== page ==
In this article I am assuming you know "DNS and DHCP" fundamental functionality and that your servers that run these services are setup and running. It happens after a successful lease that the DHCP tells the DNS server like, " I have given this address to this computer" then because these servers are configured correctly the DNS server will create an A and PTR record for that specific computer. Log in your Ubuntu 14.04 computer and make sure the computer is setup to receive an IP address through DHCP.Windows DHCP server is obviously not going to automatically register Ubuntu machines in DNS, since they are not windows computers, "given that you have properly configured your DHCP server to automatically register clients in DNS". You can check that as root with the sudo command "assuming you are logged in as a standard user" Do This [email protected]:/$ Your computer should look like this; The auto flag means your Ethernet card automatically goes up when the computer starts. and we are sure our computer will receive an ip address from the dhcp server.
Now go to your DHCP server, right click the IPv4 node go to properties, DNS tab check the box that says "Dynamically update dns A and PTR records for clients that do not request updates......".
If you do not want it to be server wide keep in mind you can configure this per scope, Right click the respective scope go to properties and check the same box under DNS tab. On your Ubuntu box do: $ ifup eth0 to bring up the interface.
Your computer should receive an address and its DNS record is created, check your DNS server in case you want to be sure, otherwise just ping the Ubuntu box by its name from another computer "Finally, remember to change my computer and interface names to suite yours" HOPE THIS WILL HELP SOMEONE !
In fact, I think since I started doing things with Active Directory on Windows Server 2012, this stopped working because they made it more “secure”.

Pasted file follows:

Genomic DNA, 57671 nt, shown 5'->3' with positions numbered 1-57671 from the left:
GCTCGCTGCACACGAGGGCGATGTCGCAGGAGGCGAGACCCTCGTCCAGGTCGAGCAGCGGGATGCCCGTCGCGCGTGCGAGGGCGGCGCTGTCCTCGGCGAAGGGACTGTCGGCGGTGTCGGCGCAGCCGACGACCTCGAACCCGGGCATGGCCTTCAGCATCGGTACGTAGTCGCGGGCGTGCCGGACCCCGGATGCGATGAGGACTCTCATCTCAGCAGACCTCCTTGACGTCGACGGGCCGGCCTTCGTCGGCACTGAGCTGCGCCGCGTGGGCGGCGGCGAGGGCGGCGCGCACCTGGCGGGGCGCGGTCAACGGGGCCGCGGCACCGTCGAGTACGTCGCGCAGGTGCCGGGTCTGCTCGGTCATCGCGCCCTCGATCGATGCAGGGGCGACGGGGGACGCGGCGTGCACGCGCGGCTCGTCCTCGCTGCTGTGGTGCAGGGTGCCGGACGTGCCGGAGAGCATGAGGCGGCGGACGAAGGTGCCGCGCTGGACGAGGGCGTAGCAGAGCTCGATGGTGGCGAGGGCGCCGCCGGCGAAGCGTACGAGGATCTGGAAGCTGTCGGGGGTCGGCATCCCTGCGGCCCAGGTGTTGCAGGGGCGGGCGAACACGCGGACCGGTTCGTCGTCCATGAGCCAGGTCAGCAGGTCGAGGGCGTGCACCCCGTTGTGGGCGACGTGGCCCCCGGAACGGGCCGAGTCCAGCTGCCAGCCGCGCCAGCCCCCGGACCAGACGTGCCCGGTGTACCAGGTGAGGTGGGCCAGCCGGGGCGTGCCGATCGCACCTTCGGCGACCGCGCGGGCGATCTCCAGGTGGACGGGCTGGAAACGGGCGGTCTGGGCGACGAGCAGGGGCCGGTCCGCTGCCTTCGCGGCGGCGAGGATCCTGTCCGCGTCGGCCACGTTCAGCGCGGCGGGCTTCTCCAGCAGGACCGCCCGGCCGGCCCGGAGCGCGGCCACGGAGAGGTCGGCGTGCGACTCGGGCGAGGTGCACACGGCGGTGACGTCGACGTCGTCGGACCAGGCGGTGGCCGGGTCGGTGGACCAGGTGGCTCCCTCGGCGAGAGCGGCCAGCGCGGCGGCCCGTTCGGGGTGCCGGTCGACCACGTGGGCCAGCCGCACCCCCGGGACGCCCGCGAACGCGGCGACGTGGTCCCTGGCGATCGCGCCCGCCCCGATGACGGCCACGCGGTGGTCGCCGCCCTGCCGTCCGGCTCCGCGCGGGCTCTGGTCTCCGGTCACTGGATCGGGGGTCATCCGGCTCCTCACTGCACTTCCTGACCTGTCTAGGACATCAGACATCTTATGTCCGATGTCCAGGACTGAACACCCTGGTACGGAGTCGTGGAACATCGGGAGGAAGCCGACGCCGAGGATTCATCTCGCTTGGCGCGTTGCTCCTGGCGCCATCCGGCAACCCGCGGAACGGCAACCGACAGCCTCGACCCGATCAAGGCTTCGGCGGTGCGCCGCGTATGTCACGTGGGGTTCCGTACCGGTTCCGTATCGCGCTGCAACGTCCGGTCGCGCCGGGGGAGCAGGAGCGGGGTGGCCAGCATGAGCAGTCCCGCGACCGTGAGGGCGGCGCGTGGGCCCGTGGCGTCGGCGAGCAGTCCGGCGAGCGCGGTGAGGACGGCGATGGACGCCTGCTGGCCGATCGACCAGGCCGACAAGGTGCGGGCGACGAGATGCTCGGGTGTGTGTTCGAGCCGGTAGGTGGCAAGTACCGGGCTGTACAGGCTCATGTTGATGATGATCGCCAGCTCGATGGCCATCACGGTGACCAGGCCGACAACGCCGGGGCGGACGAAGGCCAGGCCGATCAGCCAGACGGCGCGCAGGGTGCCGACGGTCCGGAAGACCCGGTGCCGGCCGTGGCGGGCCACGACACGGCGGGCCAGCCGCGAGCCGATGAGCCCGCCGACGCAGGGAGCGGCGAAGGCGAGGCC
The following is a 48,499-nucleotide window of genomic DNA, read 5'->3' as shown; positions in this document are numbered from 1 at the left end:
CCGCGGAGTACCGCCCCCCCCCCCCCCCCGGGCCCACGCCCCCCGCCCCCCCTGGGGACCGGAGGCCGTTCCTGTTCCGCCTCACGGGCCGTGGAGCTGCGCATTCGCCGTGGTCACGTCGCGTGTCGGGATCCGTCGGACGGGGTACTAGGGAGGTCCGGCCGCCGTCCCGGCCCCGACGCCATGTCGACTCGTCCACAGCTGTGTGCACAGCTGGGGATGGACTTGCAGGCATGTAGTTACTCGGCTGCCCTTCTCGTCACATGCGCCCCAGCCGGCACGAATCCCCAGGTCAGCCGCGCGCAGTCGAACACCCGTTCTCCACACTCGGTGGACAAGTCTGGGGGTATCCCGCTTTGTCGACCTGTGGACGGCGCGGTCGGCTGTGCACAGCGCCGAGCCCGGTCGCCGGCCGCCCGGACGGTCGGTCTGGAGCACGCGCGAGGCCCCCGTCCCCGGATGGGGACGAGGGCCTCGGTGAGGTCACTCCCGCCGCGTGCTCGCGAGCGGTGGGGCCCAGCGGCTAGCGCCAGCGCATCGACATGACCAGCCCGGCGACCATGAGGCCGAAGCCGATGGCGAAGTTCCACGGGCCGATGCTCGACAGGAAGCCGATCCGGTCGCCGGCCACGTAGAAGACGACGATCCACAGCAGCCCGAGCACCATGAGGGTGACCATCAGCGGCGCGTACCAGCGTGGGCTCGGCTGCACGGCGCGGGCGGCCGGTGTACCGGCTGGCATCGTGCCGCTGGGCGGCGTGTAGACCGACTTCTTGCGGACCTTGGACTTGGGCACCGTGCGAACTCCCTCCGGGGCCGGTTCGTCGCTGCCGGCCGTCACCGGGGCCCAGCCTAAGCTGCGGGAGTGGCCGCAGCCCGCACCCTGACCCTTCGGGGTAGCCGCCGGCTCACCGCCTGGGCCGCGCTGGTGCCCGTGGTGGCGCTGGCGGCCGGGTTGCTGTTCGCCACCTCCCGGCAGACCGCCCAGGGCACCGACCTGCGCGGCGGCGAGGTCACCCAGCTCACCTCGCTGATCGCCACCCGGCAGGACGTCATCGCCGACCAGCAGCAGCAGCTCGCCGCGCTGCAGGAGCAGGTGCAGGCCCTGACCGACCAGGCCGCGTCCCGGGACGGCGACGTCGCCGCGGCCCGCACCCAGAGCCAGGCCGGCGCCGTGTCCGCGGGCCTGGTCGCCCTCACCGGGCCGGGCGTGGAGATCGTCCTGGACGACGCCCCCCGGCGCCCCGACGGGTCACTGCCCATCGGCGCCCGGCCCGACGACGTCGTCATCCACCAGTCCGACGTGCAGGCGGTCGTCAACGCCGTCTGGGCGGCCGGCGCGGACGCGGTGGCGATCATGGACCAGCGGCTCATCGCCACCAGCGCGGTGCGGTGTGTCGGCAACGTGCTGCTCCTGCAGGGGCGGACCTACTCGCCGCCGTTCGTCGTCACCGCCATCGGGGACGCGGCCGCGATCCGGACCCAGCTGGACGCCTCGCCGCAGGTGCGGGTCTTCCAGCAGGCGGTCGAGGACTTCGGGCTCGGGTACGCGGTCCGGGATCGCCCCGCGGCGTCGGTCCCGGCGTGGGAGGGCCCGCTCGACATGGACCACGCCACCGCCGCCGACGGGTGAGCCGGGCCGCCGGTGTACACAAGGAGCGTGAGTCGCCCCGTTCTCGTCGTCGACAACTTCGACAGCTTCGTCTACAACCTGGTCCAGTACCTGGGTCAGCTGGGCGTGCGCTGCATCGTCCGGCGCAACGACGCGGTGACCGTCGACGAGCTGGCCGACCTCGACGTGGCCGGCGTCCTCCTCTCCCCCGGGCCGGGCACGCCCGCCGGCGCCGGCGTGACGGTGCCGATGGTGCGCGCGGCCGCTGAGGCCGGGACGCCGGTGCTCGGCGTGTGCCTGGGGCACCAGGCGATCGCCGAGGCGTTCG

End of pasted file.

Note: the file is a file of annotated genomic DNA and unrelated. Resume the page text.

What I wanted is this: Your DHCP server gives out an IP address.
However, so that other computers can find this new device, the DHCP server should also go update the forward and reverse lookup zones in DNS dynamically.The end result being that if you connect a device to the network called “mainpc01”, within a few seconds of you getting an IP address, on another machine, I should be able to “ping mainpc01”On the DHCP server, at the scope level – right-click and choose Properties and click on the DNS tab: I have it set up this way because I especially wanted this for non-Windows machines.If I hook up a Raspberry Pi or brought up a Linux machine, I didn’t want to have to go chase down the new IP address.So, this should make it so the DHCP server sends updates to the locally-configured DNS server. Everything seemed like it should work, but it didn’t. So, I looked in the event viewer (System log) and saw this error: Well, what do you know?! In my particular case, I have 2 domain controllers which are ALSO the DNS and DHCP servers, by the way. OK, I see the new lease in DHCP, but still no DNS update! and choose Properties: Here you just want to make sure Dynamic updates is set to secure, ideally.